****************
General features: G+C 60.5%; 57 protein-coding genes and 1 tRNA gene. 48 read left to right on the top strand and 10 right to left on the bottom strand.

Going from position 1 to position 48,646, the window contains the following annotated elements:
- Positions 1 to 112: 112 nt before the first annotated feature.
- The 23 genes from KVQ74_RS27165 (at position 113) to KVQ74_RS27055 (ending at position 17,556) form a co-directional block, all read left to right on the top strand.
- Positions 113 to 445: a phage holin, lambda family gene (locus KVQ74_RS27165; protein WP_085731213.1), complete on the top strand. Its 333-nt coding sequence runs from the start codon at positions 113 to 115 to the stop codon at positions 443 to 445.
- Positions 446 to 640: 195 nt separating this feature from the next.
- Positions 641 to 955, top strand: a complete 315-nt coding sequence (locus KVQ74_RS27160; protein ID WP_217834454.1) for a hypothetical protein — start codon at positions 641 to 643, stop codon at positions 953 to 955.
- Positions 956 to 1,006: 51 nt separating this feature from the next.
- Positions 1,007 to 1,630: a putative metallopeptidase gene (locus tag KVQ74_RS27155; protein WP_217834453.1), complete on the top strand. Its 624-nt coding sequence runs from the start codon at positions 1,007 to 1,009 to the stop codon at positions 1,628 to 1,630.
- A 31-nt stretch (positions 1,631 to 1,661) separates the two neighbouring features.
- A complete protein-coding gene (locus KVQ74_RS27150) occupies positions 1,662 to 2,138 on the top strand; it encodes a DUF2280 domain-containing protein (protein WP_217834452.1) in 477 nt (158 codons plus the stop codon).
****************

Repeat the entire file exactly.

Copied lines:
General features: G+C 60.5%; 57 protein-coding genes and 1 tRNA gene. 48 read left to right on the top strand and 10 right to left on the bottom strand.

Going from position 1 to position 48,646, the window contains the following annotated elements:
- Positions 1 to 112: 112 nt before the first annotated feature.
- The 23 genes from KVQ74_RS27165 (at position 113) to KVQ74_RS27055 (ending at position 17,556) form a co-directional block, all read left to right on the top strand.
- Positions 113 to 445: a phage holin, lambda family gene (locus KVQ74_RS27165; protein WP_085731213.1), complete on the top strand. Its 333-nt coding sequence runs from the start codon at positions 113 to 115 to the stop codon at positions 443 to 445.
- Positions 446 to 640: 195 nt separating this feature from the next.
- Positions 641 to 955, top strand: a complete 315-nt coding sequence (locus KVQ74_RS27160; protein ID WP_217834454.1) for a hypothetical protein — start codon at positions 641 to 643, stop codon at positions 953 to 955.
- Positions 956 to 1,006: 51 nt separating this feature from the next.
- Positions 1,007 to 1,630: a putative metallopeptidase gene (locus tag KVQ74_RS27155; protein WP_217834453.1), complete on the top strand. Its 624-nt coding sequence runs from the start codon at positions 1,007 to 1,009 to the stop codon at positions 1,628 to 1,630.
- A 31-nt stretch (positions 1,631 to 1,661) separates the two neighbouring features.
- A complete protein-coding gene (locus KVQ74_RS27150) occupies positions 1,662 to 2,138 on the top strand; it encodes a DUF2280 domain-containing protein (protein WP_217834452.1) in 477 nt (158 codons plus the stop codon).